The way I understand it is that they are subtly different by design (and I am certainly open for correction): filter(A, B) will first filter according to A and then subfilter according to B (i.e. the AND situation), while filter(A).filter(B) will return a row that matches A and a potentially different row that matches B (OR'ing).

Look at the example here:


Everything inside a single filter() call is applied simultaneously to filter out items matching all those requirements. Successive filter() calls further restrict the set of objects


In this second example (filter(A).filter(B)), the first filter restricted the queryset to (A). The second filter restricted the set of blogs further to those that are also (B). The entries select by the second filter may or may not be the same as the entries in the first filter.`

share|improve this answer
Does this mean that the link to the SO question is actually incorrect? – Timmy O'Mahony Nov 17 '11 at 9:40
Yes, I believe the answer in the linked SO question is wrong – user27478 Nov 17 '11 at 10:24
This behavior, although documented, seems to violate the principle of least astonishment. Multiple filter()'s AND together when fields are on the same model, but then OR together when spanning relationships. – user27478 Nov 17 '11 at 10:34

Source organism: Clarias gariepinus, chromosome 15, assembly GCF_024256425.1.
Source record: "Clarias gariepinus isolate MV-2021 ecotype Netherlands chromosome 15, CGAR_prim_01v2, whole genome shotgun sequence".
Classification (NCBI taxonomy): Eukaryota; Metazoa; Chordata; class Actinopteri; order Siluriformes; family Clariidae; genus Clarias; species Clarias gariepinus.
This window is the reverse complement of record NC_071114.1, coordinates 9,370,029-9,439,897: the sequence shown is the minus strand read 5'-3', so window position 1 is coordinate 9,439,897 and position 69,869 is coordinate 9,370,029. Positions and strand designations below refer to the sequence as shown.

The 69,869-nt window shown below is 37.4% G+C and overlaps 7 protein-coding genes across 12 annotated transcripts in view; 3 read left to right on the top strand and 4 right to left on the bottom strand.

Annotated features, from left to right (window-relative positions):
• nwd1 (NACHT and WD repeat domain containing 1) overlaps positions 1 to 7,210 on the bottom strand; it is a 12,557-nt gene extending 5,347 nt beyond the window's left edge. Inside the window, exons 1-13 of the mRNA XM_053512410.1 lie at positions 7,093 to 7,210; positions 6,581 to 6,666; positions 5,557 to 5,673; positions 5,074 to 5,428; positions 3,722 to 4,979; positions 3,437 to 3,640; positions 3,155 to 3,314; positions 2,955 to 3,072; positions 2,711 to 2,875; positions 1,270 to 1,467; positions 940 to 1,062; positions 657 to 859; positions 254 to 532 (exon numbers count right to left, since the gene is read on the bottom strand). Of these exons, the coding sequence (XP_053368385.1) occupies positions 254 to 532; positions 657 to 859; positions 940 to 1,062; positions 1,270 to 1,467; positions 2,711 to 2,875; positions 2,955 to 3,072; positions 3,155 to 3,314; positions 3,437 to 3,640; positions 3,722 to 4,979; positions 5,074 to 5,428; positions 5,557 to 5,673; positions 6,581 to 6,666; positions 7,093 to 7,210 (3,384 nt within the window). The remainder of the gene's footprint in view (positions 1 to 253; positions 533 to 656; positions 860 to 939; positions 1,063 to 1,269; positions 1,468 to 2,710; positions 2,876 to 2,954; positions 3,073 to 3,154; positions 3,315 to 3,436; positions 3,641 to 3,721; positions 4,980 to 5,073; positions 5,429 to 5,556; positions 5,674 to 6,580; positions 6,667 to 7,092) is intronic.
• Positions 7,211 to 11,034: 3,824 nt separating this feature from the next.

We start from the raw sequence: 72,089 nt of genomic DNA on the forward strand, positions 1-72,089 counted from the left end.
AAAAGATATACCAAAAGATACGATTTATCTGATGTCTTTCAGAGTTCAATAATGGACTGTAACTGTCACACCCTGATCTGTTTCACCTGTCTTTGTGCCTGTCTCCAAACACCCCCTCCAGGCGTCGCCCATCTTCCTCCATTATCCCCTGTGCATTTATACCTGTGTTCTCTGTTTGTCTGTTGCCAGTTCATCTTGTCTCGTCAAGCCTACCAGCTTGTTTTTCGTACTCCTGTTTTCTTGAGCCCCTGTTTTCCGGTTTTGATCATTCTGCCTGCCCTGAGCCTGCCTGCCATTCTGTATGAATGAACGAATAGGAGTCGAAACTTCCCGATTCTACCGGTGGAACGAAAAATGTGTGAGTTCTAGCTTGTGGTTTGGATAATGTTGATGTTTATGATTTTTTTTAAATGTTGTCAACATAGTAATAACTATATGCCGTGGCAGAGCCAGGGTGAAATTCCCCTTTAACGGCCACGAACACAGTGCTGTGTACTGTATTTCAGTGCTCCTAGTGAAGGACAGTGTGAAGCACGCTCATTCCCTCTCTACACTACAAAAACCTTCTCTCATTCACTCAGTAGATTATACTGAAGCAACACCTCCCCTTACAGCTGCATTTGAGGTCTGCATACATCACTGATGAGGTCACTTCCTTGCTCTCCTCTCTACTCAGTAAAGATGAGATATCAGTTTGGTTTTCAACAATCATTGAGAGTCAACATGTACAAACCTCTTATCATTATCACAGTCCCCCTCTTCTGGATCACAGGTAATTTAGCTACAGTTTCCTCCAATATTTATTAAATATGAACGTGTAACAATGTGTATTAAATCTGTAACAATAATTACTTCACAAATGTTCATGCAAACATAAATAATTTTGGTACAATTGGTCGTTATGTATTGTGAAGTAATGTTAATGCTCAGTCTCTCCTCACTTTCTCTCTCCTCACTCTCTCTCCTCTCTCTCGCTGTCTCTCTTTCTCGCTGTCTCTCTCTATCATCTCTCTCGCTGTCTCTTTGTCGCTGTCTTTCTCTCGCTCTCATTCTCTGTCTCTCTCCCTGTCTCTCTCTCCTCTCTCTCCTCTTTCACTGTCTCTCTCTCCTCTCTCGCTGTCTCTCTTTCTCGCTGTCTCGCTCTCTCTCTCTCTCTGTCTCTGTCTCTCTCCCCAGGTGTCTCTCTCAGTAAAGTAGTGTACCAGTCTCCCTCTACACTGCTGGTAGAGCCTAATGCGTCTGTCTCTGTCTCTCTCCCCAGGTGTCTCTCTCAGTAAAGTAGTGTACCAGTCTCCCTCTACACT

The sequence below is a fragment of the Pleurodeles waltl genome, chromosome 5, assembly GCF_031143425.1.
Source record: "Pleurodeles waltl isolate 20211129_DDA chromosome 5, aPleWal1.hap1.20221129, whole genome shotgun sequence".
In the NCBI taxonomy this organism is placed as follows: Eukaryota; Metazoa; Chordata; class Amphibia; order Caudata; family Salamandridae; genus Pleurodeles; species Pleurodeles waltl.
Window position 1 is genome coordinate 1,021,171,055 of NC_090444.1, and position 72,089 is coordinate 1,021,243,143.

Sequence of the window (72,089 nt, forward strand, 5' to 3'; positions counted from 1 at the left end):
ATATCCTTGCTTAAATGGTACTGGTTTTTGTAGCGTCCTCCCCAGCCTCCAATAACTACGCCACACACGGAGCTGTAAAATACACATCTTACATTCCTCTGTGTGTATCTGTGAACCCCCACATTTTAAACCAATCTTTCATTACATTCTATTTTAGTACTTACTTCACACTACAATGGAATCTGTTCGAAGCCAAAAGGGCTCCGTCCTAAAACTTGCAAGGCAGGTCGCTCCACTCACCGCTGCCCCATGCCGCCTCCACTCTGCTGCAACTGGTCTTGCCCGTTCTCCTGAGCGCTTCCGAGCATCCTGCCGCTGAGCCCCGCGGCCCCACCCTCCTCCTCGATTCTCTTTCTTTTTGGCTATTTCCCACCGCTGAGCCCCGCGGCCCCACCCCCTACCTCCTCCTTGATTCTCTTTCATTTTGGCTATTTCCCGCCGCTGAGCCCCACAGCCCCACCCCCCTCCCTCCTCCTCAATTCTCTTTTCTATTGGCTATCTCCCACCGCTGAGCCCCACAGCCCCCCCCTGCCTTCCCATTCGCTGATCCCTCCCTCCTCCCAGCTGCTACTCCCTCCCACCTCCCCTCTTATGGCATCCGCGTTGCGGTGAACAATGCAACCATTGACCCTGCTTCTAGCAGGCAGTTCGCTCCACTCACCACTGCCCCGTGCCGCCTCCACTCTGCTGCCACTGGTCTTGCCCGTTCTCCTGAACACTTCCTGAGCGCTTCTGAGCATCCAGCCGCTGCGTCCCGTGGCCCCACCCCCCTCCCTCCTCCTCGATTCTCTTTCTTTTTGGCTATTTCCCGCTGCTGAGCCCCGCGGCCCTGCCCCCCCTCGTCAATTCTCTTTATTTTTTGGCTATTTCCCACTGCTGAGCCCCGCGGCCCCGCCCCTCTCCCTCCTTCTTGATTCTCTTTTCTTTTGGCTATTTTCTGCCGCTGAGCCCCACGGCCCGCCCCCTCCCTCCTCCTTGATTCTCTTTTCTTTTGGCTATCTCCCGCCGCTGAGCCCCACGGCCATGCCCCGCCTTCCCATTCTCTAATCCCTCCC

I believe you have it the wrong way around in the first paragraph - filter(A, B) is the AND situation ('lennon' AND 2008 in the docs), while filter(A).filter(B) is the OR situation ('lennon' OR 2008). This makes sense when you look at the queries generated in the question - the .filter(A).filter(B) case creates the joins twice, resulting in an OR. – Sam Jan 29 '14 at 8:28
filter(A, B) is the AND filter(A).filter(B) is OR – WeizhongTu Mar 12 '14 at 15:51

These two style of filtering are equivalent in most cases, but when query on objects base on ForeignKey or ManyToManyField, they are slightly different.

Examples from the documentation.

Blog to Entry is a one-to-many relation.

from django.db import models

class Blog(models.Model):

class Entry(models.Model):
    blog = models.ForeignKey(Blog)
    headline = models.CharField(max_length=255)
    pub_date = models.DateField()

Assuming there are some blog and entry objects here.
enter image description here



For the 1st query (single filter one), it match only blog1.

For the 2nd query (chained filters one), it filters out blog1 and blog2.